“After seeing Blue Velvet by David Lynch, I bought my first camera.” (EXCLUSIVE) Interview with Colette Standish

2023 March 23

“After seeing Blue Velvet by David Lynch, I bought my first camera.” (EXCLUSIVE) Interview with Colette Standish

-Who is Colette Standish?

I am an English painter, filmmaker, and photographer based in San Francisco.

Although a multi–disciplinary artist, I am fundamentally a painter with a painter’s sensibility that extends to other mediums depending on what I am working on. But I always come back to painting. I received my painting degree at St Martins School of Art in London and went on to exhibit extensively throughout Europe and the US. I then returned to school to do my MFA in Studio Art and Film at the San Francisco Art Institute. Over time I have worked with many bands and musicians as a photographer and a cinematographer. I also contribute frequently to, A Cafe in Space: Anais, a Literary Journal, an annual journal based on the writer Anais Nin. My poem,”A Letter,” published in volume 8, was made into a music video entitled, I Was in Love… Still Am, by the avant-garde collective EPI based in Manchester, UK, and Florence, Italy. Last year I completed a semi–autobiographical film called Viaggio: A Journey, and where it is now gathering momentum around the festivals in Europe. My film has been awarded Best Experimental film by the Naples Film Festival, Paris Film Festival, and the New York Neo-Realism Festival. I am currently working on a film project based on the silencing of women’s voices.

What inspired you to become a photographer, painter and experimental filmmaker?

As a painter, I was significantly influenced by artists who extended their vision into films, such as the Surrealists and Jean Cocteau. I was also Influenced by the transgressive and erotic prose of Anais Nin, which lends itself to film. But it was the films of Philip Kaufman, notably, The Unbearable Lightness of Being and Henry and June, that inspired me towards film, and after seeing Blue Velvet by David Lynch, I bought my first camera. Last but by no means least, the most important – my mother, who painted, drew, and wrote every day of her life. An early feminist that communicated and installed in me the importance of women’s rights from an early age. Thanks, mum!

-Do you think the cinema can bring a change in the society?

Yes completely. Film is art reflecting back on society, good and bad, but always open to interpretation, and cinema is the tool, the mirror that holds it up. But it is also a place to dream. Ask anyone who has sat in a dark auditorium in anticipation and excitement about a film they are about to experience. There is this magical belief that anything can happen, and for that limited amount of time, you get pulled into a world where everything is possible.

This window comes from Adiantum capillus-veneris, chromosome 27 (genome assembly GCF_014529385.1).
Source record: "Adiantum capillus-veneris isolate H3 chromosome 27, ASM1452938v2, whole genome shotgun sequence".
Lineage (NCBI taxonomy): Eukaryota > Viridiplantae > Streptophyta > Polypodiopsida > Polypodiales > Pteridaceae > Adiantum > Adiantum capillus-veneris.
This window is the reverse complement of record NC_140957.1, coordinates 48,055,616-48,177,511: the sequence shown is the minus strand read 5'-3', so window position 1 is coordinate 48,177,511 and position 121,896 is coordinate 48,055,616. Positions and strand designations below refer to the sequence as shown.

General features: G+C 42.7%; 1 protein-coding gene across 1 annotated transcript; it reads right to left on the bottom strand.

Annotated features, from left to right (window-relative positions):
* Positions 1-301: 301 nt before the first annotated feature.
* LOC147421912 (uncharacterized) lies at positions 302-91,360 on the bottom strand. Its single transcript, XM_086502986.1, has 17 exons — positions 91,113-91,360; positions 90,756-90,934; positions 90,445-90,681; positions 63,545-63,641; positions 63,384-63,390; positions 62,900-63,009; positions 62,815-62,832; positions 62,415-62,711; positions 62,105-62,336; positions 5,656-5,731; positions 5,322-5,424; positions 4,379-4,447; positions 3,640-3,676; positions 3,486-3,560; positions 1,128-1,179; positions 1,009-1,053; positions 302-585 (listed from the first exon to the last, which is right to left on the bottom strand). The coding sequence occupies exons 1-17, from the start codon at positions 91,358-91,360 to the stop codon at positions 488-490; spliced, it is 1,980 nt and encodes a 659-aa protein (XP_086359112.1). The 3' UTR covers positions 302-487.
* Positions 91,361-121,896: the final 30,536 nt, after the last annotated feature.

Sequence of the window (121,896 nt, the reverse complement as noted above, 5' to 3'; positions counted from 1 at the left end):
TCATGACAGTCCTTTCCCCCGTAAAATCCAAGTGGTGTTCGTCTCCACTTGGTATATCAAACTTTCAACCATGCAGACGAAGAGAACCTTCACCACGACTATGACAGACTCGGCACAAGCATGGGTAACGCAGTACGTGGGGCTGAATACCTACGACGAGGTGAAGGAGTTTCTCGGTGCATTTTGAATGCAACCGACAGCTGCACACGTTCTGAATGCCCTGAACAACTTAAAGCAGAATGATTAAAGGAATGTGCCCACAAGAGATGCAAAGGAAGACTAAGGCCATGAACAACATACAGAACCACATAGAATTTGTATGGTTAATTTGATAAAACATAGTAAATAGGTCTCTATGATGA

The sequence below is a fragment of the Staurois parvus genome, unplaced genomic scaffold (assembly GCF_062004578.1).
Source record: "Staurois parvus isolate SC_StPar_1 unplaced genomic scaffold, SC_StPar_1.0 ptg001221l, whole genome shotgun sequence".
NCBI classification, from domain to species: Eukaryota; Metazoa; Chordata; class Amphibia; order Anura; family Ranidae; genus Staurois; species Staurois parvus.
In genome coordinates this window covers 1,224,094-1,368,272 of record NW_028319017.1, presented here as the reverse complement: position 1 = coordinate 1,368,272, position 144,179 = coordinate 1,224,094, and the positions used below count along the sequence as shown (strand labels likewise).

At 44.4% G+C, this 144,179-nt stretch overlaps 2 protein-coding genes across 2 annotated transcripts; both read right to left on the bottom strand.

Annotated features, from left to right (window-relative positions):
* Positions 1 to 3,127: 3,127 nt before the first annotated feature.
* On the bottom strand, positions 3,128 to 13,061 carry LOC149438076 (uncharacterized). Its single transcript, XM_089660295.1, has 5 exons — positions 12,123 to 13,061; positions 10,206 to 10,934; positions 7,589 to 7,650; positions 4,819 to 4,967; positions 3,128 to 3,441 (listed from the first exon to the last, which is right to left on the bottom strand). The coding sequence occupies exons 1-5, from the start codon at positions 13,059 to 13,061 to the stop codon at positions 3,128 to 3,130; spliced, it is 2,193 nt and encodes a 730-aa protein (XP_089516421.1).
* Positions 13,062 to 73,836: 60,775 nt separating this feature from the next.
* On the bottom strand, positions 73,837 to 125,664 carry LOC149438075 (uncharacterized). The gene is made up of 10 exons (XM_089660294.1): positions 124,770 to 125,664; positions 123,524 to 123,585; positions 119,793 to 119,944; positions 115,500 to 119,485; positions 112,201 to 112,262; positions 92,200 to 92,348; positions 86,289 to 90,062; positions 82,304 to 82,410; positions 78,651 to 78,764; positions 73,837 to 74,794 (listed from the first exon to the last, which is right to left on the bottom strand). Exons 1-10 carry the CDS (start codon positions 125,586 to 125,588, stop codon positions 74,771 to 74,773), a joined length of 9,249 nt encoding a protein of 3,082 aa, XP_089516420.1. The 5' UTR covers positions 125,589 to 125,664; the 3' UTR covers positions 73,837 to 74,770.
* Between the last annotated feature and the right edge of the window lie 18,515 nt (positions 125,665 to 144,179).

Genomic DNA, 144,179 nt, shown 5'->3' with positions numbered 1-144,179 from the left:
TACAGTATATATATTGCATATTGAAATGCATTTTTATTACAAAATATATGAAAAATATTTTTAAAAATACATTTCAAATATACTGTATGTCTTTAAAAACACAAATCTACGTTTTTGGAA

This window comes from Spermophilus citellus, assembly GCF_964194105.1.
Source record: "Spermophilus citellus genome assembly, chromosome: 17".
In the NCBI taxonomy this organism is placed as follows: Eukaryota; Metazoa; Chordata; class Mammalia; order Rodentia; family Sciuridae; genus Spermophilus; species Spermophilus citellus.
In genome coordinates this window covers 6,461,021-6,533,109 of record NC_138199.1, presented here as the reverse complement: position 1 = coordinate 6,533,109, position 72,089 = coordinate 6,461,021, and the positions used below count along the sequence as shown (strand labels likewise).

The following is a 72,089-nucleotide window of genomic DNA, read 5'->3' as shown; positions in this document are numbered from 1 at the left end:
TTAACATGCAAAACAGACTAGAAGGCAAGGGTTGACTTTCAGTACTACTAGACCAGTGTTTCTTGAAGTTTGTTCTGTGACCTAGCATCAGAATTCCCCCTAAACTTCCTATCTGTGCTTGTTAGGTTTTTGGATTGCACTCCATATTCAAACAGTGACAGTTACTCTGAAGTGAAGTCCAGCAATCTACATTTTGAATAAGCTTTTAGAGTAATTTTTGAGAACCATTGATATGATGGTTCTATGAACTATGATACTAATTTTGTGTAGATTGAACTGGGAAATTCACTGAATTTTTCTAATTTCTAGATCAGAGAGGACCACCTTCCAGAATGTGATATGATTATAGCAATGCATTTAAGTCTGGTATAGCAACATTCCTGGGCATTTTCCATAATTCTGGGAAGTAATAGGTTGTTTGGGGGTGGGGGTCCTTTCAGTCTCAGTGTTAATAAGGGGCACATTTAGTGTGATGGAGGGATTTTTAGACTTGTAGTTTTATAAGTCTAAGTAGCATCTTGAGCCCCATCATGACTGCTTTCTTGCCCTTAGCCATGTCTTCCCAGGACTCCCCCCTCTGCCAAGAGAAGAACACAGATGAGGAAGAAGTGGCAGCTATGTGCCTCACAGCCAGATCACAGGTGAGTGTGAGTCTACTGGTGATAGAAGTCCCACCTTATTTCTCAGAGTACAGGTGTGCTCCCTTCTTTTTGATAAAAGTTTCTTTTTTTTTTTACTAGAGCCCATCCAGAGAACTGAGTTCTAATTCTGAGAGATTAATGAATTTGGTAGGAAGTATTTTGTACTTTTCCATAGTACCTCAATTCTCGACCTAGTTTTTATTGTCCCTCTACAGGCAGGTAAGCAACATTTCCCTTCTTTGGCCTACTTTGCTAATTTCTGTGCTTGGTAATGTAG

-What would you change in the world?

It would be easy to say more peace love and understanding, but I believe the world and nature tell us what it needs at specific times. As humans we are too absorbed in living and existing, and I mean that with all good intentions. At times we are either too sensitive or not sensitive enough depending on cause and survival.  We still have a lot to learn, and I believe that nature and the world will still be around in some form or another after humankind has gone. So, I wouldn’t really know what to change in the world, but to humankind, I would say slow down, be a filmmaker or an artist and enjoy the time you have here because the world is a pretty cool place.

-Where do you see the film industry going in the next 100 years?

I see films being more interactive with their audience. For example, audiences will have the option of playing alongside holograms of actors. Reality and fantasy become intertwined. There will be no central film industry it will all be independent. Everyone will have their 15 seconds of fame at a push of a button or a click on a screen. Who knows, but my imagination is having a lot of fun thinking about it.